Don’t Buy This Car.

Don’t Buy This Car.

If you’re in the market for a new car, know the following before you buy this car:

Cars in the future are going to be electric and autonomous.

How quickly we get there is anyone’s guess.

If we look at electrification, over the past 5 years, global sales have grown at an average rate of around 60% annually.

buy this car

China says they’re targeting electric vehicle sales to account for 25% of total car sales in the country by 2025.

In Norway, electric vehicle sales constituted 55% of all new vehicle sales in 2019.

So the trend towards electrification is rather clear.

The average time people keep their cars is around 6 years.

So now the question becomes, if you buy a non-electric vehicle today, what are the chances you are going to get a decent price for it 6 years from now?

I’d say, not so good. 

It’s hard to forecast how much demand will remain for internal combustion engine cars 6 years from now, and the answer to this question will likely vary largely based on where you live, but I’m going to venture to guess that the market will not be favorable for the seller.

Now you might be asking: well aren’t electric vehicles expensive?

While their starting price is on average higher than internal combustion engine cars, their smaller cost of ownership makes up for the difference in price quickly.

A 2018 study from the University of Michigan’s Transportation Research Institute found that electric vehicles cost less than half as much to operate as gas-powered cars.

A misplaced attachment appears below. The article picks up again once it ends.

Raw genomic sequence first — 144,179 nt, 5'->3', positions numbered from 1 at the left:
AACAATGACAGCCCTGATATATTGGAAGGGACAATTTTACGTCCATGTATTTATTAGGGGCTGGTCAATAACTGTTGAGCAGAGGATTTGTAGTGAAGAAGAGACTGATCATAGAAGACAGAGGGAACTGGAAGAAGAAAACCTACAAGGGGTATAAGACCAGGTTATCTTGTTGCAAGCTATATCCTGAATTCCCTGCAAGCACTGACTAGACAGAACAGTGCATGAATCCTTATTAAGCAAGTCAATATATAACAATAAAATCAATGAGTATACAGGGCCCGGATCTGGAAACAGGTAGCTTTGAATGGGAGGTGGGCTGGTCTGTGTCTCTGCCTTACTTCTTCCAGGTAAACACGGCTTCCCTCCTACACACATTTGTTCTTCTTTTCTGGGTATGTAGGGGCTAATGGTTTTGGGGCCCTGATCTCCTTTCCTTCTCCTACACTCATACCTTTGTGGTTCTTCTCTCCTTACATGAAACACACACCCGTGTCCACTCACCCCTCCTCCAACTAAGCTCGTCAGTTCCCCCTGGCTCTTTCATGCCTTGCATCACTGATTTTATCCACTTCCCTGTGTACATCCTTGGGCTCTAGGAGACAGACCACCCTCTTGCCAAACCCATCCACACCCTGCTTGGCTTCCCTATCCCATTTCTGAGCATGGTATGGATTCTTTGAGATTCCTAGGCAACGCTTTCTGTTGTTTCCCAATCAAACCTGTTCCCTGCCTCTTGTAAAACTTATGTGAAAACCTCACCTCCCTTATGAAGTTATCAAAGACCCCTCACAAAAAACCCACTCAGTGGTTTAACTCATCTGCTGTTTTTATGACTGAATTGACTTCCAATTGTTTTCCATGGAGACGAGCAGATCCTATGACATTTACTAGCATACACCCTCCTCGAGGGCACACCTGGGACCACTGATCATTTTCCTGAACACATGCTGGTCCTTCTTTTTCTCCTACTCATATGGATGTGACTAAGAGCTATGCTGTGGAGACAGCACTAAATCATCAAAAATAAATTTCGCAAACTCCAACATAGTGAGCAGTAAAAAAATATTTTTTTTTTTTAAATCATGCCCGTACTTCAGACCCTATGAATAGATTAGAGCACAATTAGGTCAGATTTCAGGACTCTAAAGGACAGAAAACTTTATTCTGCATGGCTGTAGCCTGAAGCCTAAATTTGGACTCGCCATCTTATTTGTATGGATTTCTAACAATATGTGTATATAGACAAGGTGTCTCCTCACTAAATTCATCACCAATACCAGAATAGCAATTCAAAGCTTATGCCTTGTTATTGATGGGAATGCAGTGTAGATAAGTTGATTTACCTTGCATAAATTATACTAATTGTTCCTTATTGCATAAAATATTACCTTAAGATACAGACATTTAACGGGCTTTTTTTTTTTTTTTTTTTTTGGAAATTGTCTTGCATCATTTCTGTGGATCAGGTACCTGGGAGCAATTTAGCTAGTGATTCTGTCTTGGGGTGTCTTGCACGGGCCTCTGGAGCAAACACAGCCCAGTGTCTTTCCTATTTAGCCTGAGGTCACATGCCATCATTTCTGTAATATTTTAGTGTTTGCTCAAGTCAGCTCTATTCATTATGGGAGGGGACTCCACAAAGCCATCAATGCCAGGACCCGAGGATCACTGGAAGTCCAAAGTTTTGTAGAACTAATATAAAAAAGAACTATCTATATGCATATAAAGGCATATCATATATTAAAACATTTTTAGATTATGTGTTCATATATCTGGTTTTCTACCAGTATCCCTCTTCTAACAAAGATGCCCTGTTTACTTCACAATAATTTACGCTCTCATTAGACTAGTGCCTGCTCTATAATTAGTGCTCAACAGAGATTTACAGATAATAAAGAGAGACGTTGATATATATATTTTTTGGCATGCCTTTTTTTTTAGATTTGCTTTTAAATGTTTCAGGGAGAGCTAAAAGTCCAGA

The average cost to operate an EV in the United States is $485 per year, while the average for a gasoline-powered vehicle is $1,117.

According to a cost comparison study conducted by Loup Ventures, the cost per mile over a 5 year period of owning a Tesla Model 3, a Toyota Camry LE and an Audi A5, was $0.46, $0.49, $0.89 respectively. 

So from a cost perspective, if you’re in the market for a new sedan, it seems to me that if you’re able to buy a Tesla Model 3, there’s no reason not to.

This and we haven’t said anything yet about Autonomy. 

According to CEO of Tesla Motors, Elon Musk, Tesla cars have been designed to serve as robotic taxis since October of 2016.

Since 2019 they’ve equipped all of their new cars with a Full-Self Driving computer that would make Full-Self Driving possible.

According to Elon’s prediction, Full-Self Driving will be rolled out, albeit on a very limited scale, in 2020.

How ubiquitous Full-Self Driving is in 5 or 6 years is anyone’s guess.

Although I have a feeling that the rate of adoption will surprise many especially considering the safety enhancements that full-self driving brings.

Considering full self-driving is ultimately where things are headed in the next 5 years, why would anyone buy a car that didn’t have the capacity for full self-driving?

The question you should ask is: If you own a car that isn’t able to be fully self-driving in 6 years what will this mean for it’s resale value?

Will you be selling a horse in the midst of the public’s transition to automobiles?

Further still, if you buy a Tesla, full-self driving may eventually offer the the car owner the opportunity to actually earn money from their car through adding their car to a robotaxi network.

In the event that Tesla cars become income-earning vehicles, they may actually appreciate in price.

In conclusion, I think if you’re going to purchase a new car, you shouldn’t buy a car that isn’t both electric and has the hardware to become fully autonomous.

If you need a car but can’t afford to buy one with the criteria I mentioned, I would simply go with a used car and save up until you’re able to buy one that does.

Note: I don’t work for Tesla. I’m not getting paid by Tesla. I do own shares in the company.

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